COMMENTARY | With just two games remaining in the NFL season, the Green Bay Packers are in charge of their own destiny.
Win the next two games, and not only will the Packers be in the playoffs, but they will be the NFC North champions once again, even though they've been without Aaron Rodgers for almost half of the season.
The offense hasn't been great, but for not having their star player, the Packers have gotten by recently. Matt Flynn has been solid over the past two weeks, while Eddie Lacy has made an incredibly strong case for the NFL Offensive Rookie of the Year award.
The other side of the ball, however, has been a different story.
Including the Week 9 matchup against the Chicago Bears, the Packers have given up at least 27 points in all but one game without Rodgers, and that came against a banged up Atlanta Falcons team. The Detroit Lions put up an embarrassing 40 points on Thanksgiving, and even the Dallas Cowboys put up 36 and simply ran all over the Packers' defense.
This season, the Packers rank 22nd in pass defense (252. yards per game), 25th in rush defense (123.4 yards per game), and tied for 21st in points allowed (25.9 points per game). Pro Football Focus has the Packers as the sixth-worst graded defense in the league, with teams like the Minnesota Vikings and Oakland Raiders ahead of them. Football Outsiders has the Packers as the third-worst defense in terms of defense DVOA, ahead of only the Cowboys and San Diego Chargers.
With all of that in mind, should defensive coordinator Dom Capers still have a job with the Packers in 2014?
The man that brought the 3-4 defensive scheme to Green Bay has a very successful background. He was the head coach of both the Carolina Panthers and Houston Texans as well as the defensive coordinator for the Miami Dolphins, Jacksonville Jaguars and Pittsburgh Steelers.
As soon as he joined the Packers' coaching staff in 2009, the team saw immediate results. They allowed just 18.6 points and 284.4 yards per game, making them one of the best defenses in the league. Despite all of the injuries during the 2010 season, the Packers still were near the top defensively, allowing just 15.0 points and 309.1 yards per game.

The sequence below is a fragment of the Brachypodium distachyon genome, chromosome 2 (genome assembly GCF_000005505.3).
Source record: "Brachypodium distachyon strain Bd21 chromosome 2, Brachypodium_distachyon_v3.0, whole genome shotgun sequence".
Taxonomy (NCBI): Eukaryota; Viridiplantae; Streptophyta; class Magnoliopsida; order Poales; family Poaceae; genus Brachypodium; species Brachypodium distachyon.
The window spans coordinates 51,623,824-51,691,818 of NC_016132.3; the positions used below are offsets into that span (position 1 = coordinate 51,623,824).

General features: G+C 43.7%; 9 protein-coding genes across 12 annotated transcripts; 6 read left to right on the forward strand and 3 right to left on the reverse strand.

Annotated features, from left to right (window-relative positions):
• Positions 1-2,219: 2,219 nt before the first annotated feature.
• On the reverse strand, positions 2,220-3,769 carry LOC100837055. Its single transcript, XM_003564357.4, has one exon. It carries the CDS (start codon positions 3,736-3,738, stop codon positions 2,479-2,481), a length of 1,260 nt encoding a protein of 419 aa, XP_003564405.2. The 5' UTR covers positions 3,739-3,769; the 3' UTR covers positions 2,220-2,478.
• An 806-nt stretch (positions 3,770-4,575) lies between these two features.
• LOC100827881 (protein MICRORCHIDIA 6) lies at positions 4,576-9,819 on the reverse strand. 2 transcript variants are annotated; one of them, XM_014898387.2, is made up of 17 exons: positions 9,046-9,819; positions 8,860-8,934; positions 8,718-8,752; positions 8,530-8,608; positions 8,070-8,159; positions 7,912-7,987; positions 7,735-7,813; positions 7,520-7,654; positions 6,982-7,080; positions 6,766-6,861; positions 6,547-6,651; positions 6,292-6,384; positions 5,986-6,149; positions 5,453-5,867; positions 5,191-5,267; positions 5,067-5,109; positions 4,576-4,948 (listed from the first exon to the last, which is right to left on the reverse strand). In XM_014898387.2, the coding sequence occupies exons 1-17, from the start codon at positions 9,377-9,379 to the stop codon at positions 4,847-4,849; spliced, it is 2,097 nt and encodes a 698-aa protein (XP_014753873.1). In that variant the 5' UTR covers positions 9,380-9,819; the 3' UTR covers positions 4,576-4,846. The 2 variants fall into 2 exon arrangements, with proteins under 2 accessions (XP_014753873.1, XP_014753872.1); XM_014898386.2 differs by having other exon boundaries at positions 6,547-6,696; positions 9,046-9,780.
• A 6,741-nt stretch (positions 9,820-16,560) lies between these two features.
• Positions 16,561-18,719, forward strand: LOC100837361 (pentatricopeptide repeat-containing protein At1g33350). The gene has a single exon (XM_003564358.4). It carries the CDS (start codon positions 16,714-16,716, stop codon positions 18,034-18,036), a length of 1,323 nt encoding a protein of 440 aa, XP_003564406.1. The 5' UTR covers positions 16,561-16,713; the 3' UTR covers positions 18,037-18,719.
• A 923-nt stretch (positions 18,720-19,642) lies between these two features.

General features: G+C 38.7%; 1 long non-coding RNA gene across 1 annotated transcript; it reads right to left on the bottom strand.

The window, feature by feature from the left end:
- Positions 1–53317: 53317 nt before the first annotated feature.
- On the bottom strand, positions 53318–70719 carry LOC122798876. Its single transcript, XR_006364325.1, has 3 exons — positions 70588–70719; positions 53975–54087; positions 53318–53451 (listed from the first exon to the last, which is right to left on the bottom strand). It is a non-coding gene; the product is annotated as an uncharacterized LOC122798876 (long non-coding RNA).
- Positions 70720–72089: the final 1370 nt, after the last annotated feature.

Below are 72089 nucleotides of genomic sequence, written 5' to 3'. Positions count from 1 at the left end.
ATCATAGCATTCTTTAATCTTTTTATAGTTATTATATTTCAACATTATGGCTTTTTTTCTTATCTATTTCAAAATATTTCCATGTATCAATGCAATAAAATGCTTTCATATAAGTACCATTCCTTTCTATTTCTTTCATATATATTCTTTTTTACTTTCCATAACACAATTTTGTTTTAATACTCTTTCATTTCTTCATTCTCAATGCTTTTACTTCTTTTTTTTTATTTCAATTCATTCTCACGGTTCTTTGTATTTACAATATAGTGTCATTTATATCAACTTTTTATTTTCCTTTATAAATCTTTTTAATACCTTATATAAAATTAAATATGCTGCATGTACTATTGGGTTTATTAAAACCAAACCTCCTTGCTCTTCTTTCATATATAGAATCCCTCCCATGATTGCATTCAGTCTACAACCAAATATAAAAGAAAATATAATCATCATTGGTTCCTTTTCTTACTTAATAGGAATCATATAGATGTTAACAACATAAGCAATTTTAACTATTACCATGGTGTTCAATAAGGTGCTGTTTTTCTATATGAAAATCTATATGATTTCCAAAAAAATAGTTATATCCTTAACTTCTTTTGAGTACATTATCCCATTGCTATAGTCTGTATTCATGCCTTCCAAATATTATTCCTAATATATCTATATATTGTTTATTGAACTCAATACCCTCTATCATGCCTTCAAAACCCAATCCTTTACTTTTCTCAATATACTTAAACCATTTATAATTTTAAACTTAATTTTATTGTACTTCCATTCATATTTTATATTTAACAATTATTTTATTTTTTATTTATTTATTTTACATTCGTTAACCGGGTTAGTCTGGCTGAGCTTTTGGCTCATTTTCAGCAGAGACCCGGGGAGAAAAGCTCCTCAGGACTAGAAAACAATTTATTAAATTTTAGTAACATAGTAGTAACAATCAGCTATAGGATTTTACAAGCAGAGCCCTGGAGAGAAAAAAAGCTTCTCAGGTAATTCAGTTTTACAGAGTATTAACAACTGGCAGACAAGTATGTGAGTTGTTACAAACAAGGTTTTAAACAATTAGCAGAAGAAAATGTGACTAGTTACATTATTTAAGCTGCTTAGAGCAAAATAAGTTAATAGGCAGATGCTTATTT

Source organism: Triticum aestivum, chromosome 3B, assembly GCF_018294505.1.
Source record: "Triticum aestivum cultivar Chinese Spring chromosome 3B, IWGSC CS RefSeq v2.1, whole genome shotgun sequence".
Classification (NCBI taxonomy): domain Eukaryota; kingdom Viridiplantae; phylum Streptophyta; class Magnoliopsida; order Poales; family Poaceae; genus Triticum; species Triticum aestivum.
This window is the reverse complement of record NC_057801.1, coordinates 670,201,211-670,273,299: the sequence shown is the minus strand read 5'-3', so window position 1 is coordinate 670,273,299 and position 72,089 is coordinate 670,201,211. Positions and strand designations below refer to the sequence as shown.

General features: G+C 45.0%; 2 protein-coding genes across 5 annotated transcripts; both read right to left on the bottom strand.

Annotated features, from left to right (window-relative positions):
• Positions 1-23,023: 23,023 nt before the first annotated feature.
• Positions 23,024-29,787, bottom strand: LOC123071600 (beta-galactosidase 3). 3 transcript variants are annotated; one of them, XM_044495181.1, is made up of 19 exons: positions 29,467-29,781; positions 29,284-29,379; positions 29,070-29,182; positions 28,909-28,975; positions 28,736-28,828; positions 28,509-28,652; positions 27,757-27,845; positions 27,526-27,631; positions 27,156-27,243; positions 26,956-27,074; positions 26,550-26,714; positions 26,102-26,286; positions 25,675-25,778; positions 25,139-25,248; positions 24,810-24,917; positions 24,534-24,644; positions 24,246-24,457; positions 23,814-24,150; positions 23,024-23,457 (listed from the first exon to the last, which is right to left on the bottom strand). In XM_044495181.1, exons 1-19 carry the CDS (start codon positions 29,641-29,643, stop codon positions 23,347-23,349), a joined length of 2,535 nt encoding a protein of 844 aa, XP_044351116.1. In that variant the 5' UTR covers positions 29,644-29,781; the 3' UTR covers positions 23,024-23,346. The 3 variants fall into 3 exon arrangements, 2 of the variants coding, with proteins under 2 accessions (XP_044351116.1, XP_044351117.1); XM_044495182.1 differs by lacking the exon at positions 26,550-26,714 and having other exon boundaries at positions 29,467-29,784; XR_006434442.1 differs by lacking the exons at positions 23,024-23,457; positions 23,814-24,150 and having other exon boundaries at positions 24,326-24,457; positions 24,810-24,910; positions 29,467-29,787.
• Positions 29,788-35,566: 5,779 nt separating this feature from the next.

But things took a turn for the worse in 2011. They gave up the most yardage in the NFL, allowing 411.6 total yards per game, while also giving up 22.4 points per game. In 2012, things turned around a bit, giving up just 336.8 yards and 21 points per game.
The biggest different over the past few seasons has been the amount of takeaways, which has hurt things significantly. The team ranked first in takeaways (40) in 2009, sixth (32) in 2010, tied for first (38) in 2011, 18th (23) in 2012, and now just 26th (18) so far this year.
It's certainly frustrating considering the amount of talent on this team. Players like Clay Matthews, Mike Daniels, and Sam Shields are great players, but there are serious holes in the defense. The secondary is hurting without Casey Hayward, and arguably the biggest need on the team is at safety, as Jerron McMillian, M.D. Jennings and Morgan Burnett simply haven't gotten the job done.
Meanwhile, A.J. Hawk is arguably having one of his worst seasons of his career, as he's been unable to close rushing lanes and stick to his assignment. B.J. Raji hasn't had the impressive season that we're used to seeing from him, and even though he moved on the defensive line this season, he's still not played well.
A numbers of players haven't played well, and that shouldn't be put on Capers, but what should be put on him is the fact that he hasn't given others opportunities over these struggling players. Despite the poor play in the secondary, Sean Richardson, who many have wanted to see get more playing time, has only recorded 102 snaps on defense.
Despite having the second-highest overall grade on defense for the Packers from Pro Football Focus, Jamari Lattimore has failed to see the field more frequently, playing in less than 10 snaps in each of the past four games he's played in.
Lattimore has even proven to be a leader in the locker room. According to Rob Demovsky from ESPN.com, both Lattimore and Raji led a fiery halftime speech in the locker room this past week that helped inspire the team to that incredible comeback. Still, Capers won't find ways to get this young linebacker on the field.
At some point, if things aren't working, you have to start looking at others to step up. Capers has failed to do that at this point in the season, and the Packers are seriously struggling because of it.
At the end of the day, will the Packers keep Capers after this season? Probably. Should they keep him? At this point, it's really hard to support him based off of the recent numbers, even if the players still support him (h/t Tyler Dunne of the Milwaukee Journal-Sentinel).
Maybe Capers will prove otherwise with a healthy roster in 2014, but if he doesn't, it may be time for him to go.
Tyler Brooke is a Featured Columnist for Bleacher Report, focusing primarily on the Packers, Colts and the NFL in general. His work has featured on ESPN.com, SI.com, CNN.com, and a number of other great sites. Follow Tyler on Twitter @TylerDBrooke
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